Massachusetts Estate Planning & Asset Protection Blog

10 Family Caregiver Facts You Probably Did Not Know

Posted by Dennis Sullivan & Associates on Sun, Nov 24, 2019

P42.Sullivan.NovBlog2November is National Family Caregiving Awareness Month, and there is plenty to learn and celebrate. A family caregiver, sometimes called an informal caregiver, is an unpaid relative of a dependent person, such as a parent, adult child or spouse. They can also be friends, neighbors, and other compassionate care providers of dependent people, young and old. Their immense social contributions first sparked the month-long awareness campaign in 1994, and every U.S. president since has embraced them.


In honor of family caregivers around the country, let us share 10 facts you should know this November, and throughout the year.

 

  1. There were nearly 44 million Americans who provided unpaid care to a dependent loved one over the past 12 months.

 

  1. Family caregivers account for a critical social safety net for millions of vulnerable people worth an estimated $470 billion in economic value every year.

 

  1. Even with access to hospitals and social welfare programs, families typically bear the brunt of providing everyday care to those in need.

 

  1. About 75 percent of all family caregivers are female, and they spend as much as 50 percent more time providing care than male caregivers.

 

  1. The average age of a family caregiver is 49 years old.

 

  1. The average duration of a family caregiver’s role is about 4 years, although a quarter of all caregivers provide dependent care for more than 5 years.

 

  1. On average, family caregivers spend about 24 hours per week providing care, and nearly 1 in 4 caregivers spends at least 41 hours providing dependent care.

 

  1. Forty-six percent of family caregivers perform medical and nursing tasks.

 

  1. Ninety-six percent of caregivers help with daily living activities, such as personal hygiene, dressing and bathing, as well as so-called instrumental activities like administering medicines, grocery shopping and transportation. 

 

Surveys show unpaid caregivers suffer, on average, a 26 percent reduction in positive activities in their daily lives as a result of their caregiving responsibilities, and the effect is three times greater in their personal lives than in their professional lives.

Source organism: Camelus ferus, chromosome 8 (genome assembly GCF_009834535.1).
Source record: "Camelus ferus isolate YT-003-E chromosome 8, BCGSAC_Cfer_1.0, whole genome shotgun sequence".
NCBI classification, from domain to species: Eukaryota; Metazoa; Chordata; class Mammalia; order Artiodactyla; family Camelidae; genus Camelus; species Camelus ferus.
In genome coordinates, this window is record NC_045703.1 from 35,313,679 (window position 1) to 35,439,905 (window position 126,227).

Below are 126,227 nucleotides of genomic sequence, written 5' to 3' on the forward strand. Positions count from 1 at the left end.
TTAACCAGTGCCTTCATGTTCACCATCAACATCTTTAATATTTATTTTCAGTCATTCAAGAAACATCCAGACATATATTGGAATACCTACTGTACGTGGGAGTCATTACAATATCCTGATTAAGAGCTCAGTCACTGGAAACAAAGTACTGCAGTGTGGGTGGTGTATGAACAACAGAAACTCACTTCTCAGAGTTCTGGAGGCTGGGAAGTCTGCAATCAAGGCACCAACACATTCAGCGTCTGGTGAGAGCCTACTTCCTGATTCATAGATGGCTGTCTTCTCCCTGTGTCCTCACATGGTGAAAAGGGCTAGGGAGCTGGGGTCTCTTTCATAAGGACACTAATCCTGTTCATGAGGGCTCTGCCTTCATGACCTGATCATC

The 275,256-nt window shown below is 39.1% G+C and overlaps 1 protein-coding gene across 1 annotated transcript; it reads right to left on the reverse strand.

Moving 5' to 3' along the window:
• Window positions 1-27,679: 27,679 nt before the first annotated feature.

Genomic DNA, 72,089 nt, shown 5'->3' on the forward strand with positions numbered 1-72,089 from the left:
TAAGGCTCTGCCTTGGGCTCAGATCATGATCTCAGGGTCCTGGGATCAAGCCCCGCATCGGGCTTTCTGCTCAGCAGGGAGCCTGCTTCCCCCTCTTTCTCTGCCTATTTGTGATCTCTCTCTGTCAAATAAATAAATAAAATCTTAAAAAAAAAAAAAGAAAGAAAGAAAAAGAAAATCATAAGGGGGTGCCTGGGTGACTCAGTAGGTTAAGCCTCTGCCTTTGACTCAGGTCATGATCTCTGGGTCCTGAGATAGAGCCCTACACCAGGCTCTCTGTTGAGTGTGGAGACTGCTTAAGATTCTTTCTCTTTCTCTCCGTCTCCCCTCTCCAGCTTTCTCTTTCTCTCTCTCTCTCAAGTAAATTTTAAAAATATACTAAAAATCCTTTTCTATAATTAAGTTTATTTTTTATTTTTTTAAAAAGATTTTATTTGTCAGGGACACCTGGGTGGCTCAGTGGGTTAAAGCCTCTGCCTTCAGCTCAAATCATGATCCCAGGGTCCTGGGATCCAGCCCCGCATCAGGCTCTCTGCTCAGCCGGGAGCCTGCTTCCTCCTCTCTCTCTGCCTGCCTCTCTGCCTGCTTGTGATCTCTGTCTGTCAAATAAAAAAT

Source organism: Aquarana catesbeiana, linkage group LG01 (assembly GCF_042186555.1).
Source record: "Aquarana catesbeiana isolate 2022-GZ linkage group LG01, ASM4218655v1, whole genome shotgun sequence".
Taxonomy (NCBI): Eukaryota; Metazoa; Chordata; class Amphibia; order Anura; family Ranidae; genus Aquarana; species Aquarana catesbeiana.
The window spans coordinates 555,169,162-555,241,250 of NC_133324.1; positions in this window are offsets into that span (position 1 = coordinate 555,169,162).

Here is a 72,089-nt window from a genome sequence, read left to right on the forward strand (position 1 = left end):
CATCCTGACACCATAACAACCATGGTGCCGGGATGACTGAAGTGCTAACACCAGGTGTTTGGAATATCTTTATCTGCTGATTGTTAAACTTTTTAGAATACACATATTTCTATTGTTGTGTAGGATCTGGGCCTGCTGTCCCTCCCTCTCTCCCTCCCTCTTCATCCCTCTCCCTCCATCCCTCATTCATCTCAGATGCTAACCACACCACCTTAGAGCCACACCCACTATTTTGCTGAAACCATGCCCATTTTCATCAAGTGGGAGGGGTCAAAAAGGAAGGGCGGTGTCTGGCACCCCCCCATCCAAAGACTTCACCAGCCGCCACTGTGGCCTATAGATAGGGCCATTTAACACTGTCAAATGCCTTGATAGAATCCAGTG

Caring for a dependent loved one is an act of sacrifice and compassion. There are resources and options available for caregivers who need support. Do not wait to attend a seminar to learn more information on how we can help you at this time.

Tags: Estate Planning, non-family caregivers, family, Estate Planning Tip, caretaker, care costs

Non-Family Caregivers: The Number of Childless Seniors is Growing

Posted by Dennis Sullivan & Associates on Wed, Apr 20, 2011

Sociologists and popular social critics alike have been discussing the erosion of the nuclear family for years.  Fewer people are having children, so what is to become of those seniors who are aging "outside the nuclear family"?

The baby-boomers are just starting to enter retirement, and they are far more likely than previous generations to have remained childless throughout life. Many never actually married and others have already lost their spouses. What will happen to these people if they become disabled, incapacitated, or develop a chronic illness?

Most in-home care for the elderly is performed by family members. Hospital stays are getting shorter, driven by cost-saving initiatives, making it even more likely that these seniors will need outside help at some point in their lives.

Without family, seniors can only turn to friends, paid caregivers, or government-sponsored social services. Of course, paid caregivers are expensive, and government-sponsored programs present their own challenges, especially in light of recent budget cuts.

Unfortunately, friends are not currently given the same status as family members by a legal system that has always made the assumption of a nuclear family. There is, however, an emerging movement - the establishment of "friendship law" - that is responding to that.  Friendship law would confer certain rights upon “designated friends” who play a significant caregiver role – including hospital visitation, tax breaks, and claims to an estate when no will has been established.

Visit our website for more information on Life Care Planning or to register for a free workshop to learn firsthand about long-term care and other planning options.  You may also be interested in one of our free reports on Planning with Independent Trustees.

Tags: long term care, in-home care, Baby Boomers, non-family caregivers, friendship law

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